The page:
The shoot for the new Berghaus Spring/Summer Collection was not just about capturing the latest gear, but also about telling a compelling story that would resonate with the audience and inspire them to get out and explore the great outdoors. With the goal of appealing to the UK hiking scene, I planned and prepared for an intense two-day shoot in the Lake District. To achieve a greater diversity of content, I partnered with Sarah Rodgers for the shoot, taking turns behind the camera and setting up the tripod and remote trigger to capture even more options, with both of us featuring in the images.

The first morning’s sunrise was a beautiful typical autumn day in the Lakes, with temperature inversions flooding the valleys below us with clouds. These unique conditions are rare but occur on calm clear mornings after a chilly night, making for some of the most magical scenes in the mountains. We had hiked up through Whinlatter Forest to the small summit of Seat How and could now look out across Keswick, seeing most of the Northern Fells, Derwentwater, and Bassenthwaite Lake (the only actual ‘lake’ in the Lake District; all others are meres, waters, or tarns). The trees of the forest below us were still holding their leaves; the cold of autumn hadn’t quite forced the colors to turn. As is often the case with seasonal collections, shooting out-of-season is necessary, but luckily these scenes could have been on a fine spring morning, which would save a lot of time in post-processing. We busied ourselves with a morning coffee, brewing up a drink on the stove, and shot the scene of us taking in the view before shooting and walking our way back down through the forests.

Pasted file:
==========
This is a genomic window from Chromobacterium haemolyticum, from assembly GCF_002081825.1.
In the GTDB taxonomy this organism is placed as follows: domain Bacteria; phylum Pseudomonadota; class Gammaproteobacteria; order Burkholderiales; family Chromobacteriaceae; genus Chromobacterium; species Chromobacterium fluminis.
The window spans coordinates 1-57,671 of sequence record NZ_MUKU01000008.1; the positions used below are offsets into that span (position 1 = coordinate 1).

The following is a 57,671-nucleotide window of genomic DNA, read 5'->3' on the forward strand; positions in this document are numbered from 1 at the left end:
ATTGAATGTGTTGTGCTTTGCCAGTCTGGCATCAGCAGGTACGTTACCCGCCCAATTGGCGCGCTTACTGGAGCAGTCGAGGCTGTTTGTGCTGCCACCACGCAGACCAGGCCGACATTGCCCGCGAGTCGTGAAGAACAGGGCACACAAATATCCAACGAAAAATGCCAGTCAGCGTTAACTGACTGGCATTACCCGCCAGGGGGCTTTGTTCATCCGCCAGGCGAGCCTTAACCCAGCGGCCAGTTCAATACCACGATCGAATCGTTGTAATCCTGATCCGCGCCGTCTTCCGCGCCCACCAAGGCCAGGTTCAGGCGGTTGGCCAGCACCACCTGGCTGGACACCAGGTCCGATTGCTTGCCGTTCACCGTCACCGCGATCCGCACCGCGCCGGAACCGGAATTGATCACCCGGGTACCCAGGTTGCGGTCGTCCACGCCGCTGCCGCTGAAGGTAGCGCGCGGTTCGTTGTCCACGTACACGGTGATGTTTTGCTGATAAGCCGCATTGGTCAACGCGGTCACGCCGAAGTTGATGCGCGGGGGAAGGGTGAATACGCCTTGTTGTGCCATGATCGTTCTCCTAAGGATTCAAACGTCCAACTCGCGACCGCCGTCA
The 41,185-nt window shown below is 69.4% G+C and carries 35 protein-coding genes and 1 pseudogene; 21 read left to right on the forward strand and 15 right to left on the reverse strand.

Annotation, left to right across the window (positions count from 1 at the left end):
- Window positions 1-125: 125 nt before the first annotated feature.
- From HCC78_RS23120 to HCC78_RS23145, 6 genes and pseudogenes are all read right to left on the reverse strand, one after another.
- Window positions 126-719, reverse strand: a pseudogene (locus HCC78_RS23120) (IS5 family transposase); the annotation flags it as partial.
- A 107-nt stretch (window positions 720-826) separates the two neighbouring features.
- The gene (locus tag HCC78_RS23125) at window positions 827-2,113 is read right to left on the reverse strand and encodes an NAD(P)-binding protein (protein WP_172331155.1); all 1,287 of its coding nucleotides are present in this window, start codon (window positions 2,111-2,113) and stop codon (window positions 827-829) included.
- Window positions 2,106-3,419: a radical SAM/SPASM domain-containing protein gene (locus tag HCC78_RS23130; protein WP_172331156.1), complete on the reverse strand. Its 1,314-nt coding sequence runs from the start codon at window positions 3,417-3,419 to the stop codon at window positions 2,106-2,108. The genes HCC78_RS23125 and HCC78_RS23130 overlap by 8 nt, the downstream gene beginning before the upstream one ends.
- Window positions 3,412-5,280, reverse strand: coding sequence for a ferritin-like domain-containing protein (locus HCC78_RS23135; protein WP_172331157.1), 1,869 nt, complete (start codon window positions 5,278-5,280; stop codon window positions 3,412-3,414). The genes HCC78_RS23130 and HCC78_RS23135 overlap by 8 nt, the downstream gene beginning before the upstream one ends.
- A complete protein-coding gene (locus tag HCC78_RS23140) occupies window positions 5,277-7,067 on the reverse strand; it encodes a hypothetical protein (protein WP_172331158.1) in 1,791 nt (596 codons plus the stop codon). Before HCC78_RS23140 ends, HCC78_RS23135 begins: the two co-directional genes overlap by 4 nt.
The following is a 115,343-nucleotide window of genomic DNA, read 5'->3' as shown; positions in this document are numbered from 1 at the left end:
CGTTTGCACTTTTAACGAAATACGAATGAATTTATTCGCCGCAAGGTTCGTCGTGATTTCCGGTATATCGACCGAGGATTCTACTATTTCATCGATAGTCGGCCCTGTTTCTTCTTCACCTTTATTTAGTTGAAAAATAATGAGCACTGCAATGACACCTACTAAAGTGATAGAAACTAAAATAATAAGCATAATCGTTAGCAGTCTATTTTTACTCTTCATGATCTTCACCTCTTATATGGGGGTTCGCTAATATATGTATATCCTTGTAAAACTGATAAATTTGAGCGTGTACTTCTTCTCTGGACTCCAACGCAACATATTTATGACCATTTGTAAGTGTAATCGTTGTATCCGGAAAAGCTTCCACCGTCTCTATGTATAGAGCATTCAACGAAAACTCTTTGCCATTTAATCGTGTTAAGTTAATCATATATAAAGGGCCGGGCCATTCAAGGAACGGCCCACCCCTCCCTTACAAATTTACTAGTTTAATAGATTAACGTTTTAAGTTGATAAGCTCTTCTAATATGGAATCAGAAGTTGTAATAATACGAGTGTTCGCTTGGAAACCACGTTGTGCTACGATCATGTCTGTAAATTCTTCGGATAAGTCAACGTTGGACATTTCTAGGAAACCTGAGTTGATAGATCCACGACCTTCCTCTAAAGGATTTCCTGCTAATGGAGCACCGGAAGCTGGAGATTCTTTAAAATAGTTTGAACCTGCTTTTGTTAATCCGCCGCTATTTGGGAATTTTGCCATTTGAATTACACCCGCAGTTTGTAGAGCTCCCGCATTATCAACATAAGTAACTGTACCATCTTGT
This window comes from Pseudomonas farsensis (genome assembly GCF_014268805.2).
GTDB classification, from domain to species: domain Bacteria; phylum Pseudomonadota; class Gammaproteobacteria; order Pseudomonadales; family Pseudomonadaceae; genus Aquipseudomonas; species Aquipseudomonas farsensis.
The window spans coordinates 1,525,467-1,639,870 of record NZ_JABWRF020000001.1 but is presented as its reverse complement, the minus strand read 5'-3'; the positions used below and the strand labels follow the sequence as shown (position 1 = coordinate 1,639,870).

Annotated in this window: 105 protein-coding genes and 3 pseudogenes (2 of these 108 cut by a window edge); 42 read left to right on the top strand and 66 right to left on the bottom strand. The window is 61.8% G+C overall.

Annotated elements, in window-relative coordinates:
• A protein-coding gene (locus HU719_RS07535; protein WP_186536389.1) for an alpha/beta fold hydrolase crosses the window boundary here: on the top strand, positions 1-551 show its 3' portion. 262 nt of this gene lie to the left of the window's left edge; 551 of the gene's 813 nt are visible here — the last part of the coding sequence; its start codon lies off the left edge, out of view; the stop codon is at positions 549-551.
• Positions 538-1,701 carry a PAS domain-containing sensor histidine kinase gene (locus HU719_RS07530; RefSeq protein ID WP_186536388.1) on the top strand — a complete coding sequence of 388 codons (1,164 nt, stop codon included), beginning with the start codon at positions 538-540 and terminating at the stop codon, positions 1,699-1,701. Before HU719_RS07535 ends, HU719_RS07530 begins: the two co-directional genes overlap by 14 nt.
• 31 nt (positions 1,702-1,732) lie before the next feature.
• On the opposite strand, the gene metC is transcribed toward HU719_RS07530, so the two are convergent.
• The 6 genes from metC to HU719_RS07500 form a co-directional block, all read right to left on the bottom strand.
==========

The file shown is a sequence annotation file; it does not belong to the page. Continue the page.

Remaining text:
After relocating to the eastern shores of Thirlmere, with a quick lunch in Keswick on the way, we packed up our overnight bags ready for the main highlight of the shoot. I’d spotted a great spot to wild camp just down from the summit of Helvellyn, and with another optimistic weather forecast, we looked set for some perfect conditions. Taking the less scenic but shorter route up the famous mountain, we captured the story of our ascent and took an opportunistic diversion down the opposite ridgeline towards Catstye Cam to make the most of some great light. After finally making it to our final campsite on the slopes to the south of Helvellyn, we set up the tent, taking our time to capture engaging content while keeping an eye on the clock, before eating dinner and getting an early night.

The following morning, we awoke to a beautiful sunrise, casting rich golden light across the mountains. I’d chosen this camp spot for its brilliant view over Striding Edge, and in this low morning light, it looked amazing. Contrasted against the bright sky and a slight layer of mist catching light and adding depth to the landscape, there was so much atmosphere. Hiking back down after a successful shoot, I was pleased to have captured the clothes in a compelling story of adventure, exploration, and connection with nature.

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